This sequel arrives over fifteen years later, and in it we see Jim Halsey (Howell) as a grown man, now a jaded member of the police force with haunted memories and a penchant for shooting perps first and asking questions later. After he is sacked for excessive force, he and his girlfriend Maggie (Kari Wurher) soon find themselves reliving his nightmare, courtesy of a rodent-dentured Busey....which one? Hell, who cares...but probably Jake.

    Unfortunately, we soon find ourselves reliving a vastly inferior rehash of the original movie. Taking every set-piece from the original and raping it seems to be the order of the day. The self-referential scares will bemuse those who have not seen the original, and bore fans to tears. This, bar a couple of slight plot twists, is really just a very low quality remake of the first film. Who is this current Hitcher? Is he a reincarnation of Hauer? Is it perhaps, his son? Who knows...because the director forgets to tell us, despite obviously intending to at some point. Either way, that's as far as I am prepared to go in plot summary - I am not willing to waste an additional calorie expounding any further on the dire plot. Just think of The Hitcher, add in some ridiculous plot holes, trash the suspense and throw in a reasonable audio/video transfer and there you have it. Alternatively, why not rearrange the following words into your very own plot summary? S***e, bag, of.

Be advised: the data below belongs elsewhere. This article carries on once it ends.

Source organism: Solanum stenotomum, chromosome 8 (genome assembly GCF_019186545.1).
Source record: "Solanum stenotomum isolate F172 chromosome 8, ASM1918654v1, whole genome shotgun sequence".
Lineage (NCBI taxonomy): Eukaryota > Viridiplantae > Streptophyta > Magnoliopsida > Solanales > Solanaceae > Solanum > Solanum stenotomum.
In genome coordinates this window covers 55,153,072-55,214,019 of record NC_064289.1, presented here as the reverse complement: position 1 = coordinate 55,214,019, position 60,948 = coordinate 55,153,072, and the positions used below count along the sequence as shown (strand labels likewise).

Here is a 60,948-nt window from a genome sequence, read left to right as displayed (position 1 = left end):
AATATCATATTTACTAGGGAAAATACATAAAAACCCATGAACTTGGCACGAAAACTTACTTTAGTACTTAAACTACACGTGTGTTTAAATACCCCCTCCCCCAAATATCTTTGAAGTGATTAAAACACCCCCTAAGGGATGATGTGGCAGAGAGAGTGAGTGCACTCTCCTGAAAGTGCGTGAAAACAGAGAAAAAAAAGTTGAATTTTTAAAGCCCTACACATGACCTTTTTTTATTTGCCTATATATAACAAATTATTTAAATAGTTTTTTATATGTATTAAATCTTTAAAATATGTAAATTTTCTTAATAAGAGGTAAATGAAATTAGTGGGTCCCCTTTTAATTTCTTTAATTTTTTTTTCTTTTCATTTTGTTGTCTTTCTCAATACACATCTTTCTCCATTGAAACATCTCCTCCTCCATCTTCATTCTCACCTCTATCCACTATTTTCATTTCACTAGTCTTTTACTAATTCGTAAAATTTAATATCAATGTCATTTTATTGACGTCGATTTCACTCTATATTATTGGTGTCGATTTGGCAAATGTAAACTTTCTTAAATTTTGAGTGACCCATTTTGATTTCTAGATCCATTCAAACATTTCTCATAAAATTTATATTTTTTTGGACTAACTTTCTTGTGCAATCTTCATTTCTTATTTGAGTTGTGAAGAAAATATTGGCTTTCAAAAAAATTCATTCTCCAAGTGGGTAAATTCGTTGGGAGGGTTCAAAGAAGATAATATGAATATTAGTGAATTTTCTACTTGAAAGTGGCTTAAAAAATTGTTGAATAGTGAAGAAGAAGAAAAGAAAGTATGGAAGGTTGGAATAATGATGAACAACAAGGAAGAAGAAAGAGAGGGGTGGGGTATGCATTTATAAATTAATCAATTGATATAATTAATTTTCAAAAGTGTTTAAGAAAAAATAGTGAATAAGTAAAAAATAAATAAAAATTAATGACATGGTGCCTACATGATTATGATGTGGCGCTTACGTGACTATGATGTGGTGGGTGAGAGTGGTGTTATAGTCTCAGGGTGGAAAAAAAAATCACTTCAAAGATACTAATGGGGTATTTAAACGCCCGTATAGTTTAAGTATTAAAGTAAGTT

The Hitcher II: I've Been Waiting is the worst kind of sequel. For the first time in DVD history, the film artefacts are better than the film itself.

Don't wish to see plot synopses in the future? Change your configuration.

Transfer Quality


    Wouldn't you just know it? The video quality of this transfer is overall very good - and they say you cannot polish a t***!

    The film is presented in a 16x9 enhanced ratio of 1.85:1, which I assume is the original aspect ratio. The video transfer is acceptably sharp throughout, with only some occasional grain creeping in to rough things up a little. This minor grain adds to the dusty desert ambience - indeed some of it could actually be real grains of sand.